This Week in Government Affairs
May 13, 2014
- Movement on employment-related bills – Last week, legislation that would expand the current protections for whistleblowers contained in the state’s labor law was reported out from the Assembly Labor Committee to Codes (A.5696-A). The Business Council has consistently opposed enactment of this bill. At the last Senate Labor Committee meeting, two bills opposed by The Business Council were reported to the Senate Finance committee: the New York State Fair Pay Act, a pay equity bill that would mandate a comparable worth approach to private sector pay systems and require the state’s labor department to create a single job comparison system for private employers (S.1491) and legislation that would extend collective bargaining rights to the state’s farm workers as well as provisions concerning unemployment insurance, workers’ compensation, overtime pay and time off (S.1743-A). The Business Council has opposed enactment of these bills; memos can be found here and here. Staff contact: Frank Kerbein
- Workers’ comp - Legislation on this week’s Senate Labor Committee agenda would mandate awards in cases former employees with partial disabilities who have voluntarily withdrawn from the labor market and simply enrolled in one of the Department of Labor's reemployment services, One-Stop Career Centers, retraining programs, rehabilitation program by VESID or other board approved rehabilitation programs, job services or for full time attendance in an educational institution (S.5294/A.7961). The bill in effect eliminates long-standing legal precedent that recognizes that the issue of wage-loss is case-specific and should be a factual determination by the Board. We will be issuing a memo in opposition to this bill. Staff contact: Lev Ginsburg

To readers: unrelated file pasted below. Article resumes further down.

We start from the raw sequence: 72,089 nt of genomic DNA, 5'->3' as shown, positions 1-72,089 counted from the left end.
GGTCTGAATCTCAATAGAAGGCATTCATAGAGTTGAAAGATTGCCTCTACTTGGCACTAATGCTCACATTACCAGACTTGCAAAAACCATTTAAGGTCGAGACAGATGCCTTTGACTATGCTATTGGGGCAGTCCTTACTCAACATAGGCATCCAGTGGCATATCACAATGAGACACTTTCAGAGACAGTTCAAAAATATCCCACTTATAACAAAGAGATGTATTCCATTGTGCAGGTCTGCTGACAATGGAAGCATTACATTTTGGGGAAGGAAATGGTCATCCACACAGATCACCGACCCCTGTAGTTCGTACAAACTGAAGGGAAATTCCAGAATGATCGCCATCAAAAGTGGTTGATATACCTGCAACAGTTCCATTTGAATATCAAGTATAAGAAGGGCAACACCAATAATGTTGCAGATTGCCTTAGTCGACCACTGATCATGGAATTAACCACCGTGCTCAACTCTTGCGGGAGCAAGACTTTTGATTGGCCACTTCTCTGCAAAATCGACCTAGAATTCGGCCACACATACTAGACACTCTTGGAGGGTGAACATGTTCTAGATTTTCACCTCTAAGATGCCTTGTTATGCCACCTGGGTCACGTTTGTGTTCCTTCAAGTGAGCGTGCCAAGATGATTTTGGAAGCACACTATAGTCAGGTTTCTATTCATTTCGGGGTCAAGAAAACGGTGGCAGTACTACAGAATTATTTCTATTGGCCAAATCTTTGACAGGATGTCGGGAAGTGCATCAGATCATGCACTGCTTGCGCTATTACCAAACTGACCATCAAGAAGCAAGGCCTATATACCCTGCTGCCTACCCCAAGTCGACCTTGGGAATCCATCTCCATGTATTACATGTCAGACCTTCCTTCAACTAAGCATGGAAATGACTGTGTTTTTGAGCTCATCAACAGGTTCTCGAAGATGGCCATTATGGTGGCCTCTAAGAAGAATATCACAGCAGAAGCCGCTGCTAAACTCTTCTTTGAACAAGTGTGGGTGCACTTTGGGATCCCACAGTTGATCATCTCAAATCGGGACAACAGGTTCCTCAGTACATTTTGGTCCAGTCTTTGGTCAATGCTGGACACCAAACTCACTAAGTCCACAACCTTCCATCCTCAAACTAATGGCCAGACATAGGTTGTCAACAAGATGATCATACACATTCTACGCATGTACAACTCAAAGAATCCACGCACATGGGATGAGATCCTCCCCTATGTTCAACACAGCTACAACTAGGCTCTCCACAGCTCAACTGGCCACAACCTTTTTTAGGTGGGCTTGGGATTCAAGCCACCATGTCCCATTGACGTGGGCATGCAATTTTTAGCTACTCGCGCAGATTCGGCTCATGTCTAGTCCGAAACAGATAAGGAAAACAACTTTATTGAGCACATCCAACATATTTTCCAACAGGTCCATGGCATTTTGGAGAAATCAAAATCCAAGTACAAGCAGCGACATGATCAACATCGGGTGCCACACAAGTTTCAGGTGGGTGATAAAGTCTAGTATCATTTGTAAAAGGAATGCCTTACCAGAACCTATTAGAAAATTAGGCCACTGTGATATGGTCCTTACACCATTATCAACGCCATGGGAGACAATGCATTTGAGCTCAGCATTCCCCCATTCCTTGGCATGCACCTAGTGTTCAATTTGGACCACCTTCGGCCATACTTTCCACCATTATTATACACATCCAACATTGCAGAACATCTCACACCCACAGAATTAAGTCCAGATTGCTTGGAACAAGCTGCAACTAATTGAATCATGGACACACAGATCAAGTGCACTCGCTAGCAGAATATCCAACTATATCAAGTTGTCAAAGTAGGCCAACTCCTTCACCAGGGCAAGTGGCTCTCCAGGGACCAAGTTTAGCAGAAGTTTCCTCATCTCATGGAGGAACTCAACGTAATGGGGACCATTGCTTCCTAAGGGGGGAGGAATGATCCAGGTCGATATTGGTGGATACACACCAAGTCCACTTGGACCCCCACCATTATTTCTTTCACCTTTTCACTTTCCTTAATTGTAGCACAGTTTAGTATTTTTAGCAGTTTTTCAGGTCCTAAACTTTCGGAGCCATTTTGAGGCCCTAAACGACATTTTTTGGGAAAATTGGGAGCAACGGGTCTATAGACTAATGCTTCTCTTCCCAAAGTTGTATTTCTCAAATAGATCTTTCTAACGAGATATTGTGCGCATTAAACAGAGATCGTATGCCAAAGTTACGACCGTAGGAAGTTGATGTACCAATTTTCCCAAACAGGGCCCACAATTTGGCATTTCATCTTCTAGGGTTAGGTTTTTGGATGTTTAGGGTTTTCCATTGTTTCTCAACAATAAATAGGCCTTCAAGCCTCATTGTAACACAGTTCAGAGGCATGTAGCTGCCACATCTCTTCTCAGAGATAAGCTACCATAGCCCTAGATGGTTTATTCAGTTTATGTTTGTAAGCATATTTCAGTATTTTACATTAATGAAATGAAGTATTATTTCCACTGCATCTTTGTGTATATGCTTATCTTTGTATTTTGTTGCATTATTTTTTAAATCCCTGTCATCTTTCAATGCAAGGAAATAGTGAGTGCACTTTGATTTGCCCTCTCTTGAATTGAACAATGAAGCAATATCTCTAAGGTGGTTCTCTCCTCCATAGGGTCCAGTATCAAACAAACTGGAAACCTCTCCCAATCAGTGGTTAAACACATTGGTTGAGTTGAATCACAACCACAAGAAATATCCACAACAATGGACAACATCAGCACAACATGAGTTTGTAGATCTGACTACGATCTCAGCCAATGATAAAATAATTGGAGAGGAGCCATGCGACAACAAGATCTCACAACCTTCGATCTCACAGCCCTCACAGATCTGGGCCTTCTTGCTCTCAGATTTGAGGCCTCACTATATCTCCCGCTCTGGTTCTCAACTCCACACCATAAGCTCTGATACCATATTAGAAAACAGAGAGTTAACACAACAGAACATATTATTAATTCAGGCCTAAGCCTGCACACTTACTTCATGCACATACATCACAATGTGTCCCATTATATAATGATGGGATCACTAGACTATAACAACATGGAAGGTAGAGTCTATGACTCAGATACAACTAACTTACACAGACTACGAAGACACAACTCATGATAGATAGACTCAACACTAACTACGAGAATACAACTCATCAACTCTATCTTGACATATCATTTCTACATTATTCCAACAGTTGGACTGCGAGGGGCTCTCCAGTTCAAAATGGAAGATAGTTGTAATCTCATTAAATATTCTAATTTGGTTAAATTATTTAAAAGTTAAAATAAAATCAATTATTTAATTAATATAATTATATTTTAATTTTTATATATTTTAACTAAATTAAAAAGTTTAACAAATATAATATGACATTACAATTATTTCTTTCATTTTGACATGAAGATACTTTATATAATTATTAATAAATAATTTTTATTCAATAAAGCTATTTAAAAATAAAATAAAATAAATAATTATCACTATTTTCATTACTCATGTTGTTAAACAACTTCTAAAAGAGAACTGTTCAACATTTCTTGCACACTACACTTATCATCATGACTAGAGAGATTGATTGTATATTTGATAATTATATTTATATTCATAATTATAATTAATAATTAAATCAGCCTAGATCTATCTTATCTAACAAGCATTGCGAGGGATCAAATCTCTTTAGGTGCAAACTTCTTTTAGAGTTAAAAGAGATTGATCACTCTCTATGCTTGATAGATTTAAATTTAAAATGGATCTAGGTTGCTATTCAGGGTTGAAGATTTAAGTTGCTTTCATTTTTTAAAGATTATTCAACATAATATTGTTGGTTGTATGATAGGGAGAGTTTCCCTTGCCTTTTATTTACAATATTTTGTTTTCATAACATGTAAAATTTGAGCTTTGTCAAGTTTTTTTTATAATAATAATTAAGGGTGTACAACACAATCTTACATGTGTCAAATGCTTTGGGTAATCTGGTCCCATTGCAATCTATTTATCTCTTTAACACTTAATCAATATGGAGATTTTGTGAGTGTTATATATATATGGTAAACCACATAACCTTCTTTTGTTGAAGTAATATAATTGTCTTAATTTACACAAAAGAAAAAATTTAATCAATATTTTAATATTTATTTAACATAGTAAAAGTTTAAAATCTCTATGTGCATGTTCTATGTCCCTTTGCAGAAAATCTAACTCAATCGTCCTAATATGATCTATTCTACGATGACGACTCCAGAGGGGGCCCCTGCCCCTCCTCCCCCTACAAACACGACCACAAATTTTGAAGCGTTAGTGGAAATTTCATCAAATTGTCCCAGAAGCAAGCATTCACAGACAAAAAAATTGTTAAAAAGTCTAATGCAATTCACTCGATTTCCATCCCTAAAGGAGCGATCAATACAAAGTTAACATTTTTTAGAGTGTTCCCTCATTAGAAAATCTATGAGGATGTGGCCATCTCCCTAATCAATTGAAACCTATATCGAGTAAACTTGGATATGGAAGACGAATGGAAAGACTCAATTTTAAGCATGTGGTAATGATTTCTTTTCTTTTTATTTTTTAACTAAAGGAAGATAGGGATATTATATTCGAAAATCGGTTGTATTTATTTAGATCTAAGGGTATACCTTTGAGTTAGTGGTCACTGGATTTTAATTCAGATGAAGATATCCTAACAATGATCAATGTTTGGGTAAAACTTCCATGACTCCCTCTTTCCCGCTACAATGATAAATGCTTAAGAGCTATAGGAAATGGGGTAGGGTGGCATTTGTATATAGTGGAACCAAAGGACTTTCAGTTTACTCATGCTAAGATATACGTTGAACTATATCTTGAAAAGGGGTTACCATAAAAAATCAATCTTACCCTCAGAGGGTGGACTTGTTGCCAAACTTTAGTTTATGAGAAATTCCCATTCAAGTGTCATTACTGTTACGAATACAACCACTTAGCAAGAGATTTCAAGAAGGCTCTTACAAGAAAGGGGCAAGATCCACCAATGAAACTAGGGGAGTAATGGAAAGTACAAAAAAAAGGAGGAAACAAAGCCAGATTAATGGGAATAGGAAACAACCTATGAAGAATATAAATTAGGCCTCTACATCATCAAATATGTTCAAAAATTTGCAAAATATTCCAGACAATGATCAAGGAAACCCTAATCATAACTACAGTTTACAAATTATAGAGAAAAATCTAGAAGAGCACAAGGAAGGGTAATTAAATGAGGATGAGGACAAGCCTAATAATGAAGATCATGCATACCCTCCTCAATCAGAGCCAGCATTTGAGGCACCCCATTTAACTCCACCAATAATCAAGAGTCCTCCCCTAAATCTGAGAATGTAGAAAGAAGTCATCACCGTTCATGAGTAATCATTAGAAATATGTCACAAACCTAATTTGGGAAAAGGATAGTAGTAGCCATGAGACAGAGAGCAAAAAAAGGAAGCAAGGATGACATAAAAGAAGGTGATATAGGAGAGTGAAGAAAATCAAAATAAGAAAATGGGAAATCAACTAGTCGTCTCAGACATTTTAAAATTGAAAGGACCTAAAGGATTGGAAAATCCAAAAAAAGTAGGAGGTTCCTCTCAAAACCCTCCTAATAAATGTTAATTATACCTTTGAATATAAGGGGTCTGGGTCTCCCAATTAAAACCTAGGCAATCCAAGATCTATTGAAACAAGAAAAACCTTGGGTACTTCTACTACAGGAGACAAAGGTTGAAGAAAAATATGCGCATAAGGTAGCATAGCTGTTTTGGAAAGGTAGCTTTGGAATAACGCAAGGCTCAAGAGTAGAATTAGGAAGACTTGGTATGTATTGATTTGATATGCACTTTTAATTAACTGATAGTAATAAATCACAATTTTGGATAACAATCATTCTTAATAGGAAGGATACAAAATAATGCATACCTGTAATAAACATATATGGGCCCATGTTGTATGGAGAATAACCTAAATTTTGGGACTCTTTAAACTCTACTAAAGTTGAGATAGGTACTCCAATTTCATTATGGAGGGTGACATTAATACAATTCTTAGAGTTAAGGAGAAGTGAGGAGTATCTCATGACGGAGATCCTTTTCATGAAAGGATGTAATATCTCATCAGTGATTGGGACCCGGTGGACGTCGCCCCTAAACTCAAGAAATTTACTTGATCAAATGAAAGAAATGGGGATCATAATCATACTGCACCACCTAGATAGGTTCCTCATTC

- Workers’ comp – Legislation on this week’s Senate Labor Committee agenda would create a fee schedule for massage therapy services, essentially expanding the comp system to include yet another group of workers compensation providers and mandating that employers and insurers pay for the services of licensed massage therapists (LMTs) under the Workers’ Compensation Law (S.1114-A/A.6634). The Business Council will issue a memo in opposition to this bill. Staff contact: Lev Ginsburg
- Workers’ comp - Legislation that would direct the Workers’ Comp board to adopt existing medical treatment standards where state standards do not exist is reappearing on the Senate Labor Committee agenda this week (S.6997/A.9068). Staff contact: Lev Ginsburg
Bill memos - The legislative memo section on The Business Council’s website includes updated information on bills of interest and/or concern to members.
Please visit the The Business Council’s Regulatory Agenda page for more information
Please note the following additional items of interest:
- Gaming - The Gaming Facilities Location Board today released the minimum capital investment for gaming facilities by zone and region as required by law. The board reviewed data on recently constructed and proposed gaming facilities in other states including Massachusetts, Maryland and Ohio, as well as in-state developments by Native American gaming facilities. Click here to view the minimum capital investment and factors related to their determination.
- Spring Environment Conference recap – On April 30, The Business Council held its Spring Environment Conference at the Hilton Albany. Commissioner Martens, who gave opening remarks, provided insight into the steps the Department of Environmental Conservation has recently taken to implement its mission in a better, faster, and more efficient way. The Commissioner was followed by a variety of speakers from the private sector, the state and the Department, who discussed the latest trends in process and permitting reforms. The keynote speaker, Xerox Corporation’s Chief Process Officer Gregory D. North, provided the audience with insight into the "Lean" process and efforts to Lean New York's government. “Lean” refers to a collection of principles and methods that focus on the identification and elimination of non-value added activity (waste) in any process. While Lean process improvement was developed for manufacturing processes, numerous environmental agencies at federal, state, and local levels have used Lean methods to work more effectively and efficiently by eliminating waste in government processes. It is often said that Lean is “common sense uncommonly applied.”
- Member news – Tony Collins, president of Clarkson University, has been nominated by President Barack Obama to serve as a member of the Advisory Board of the Saint Lawrence Seaway Development Corporation.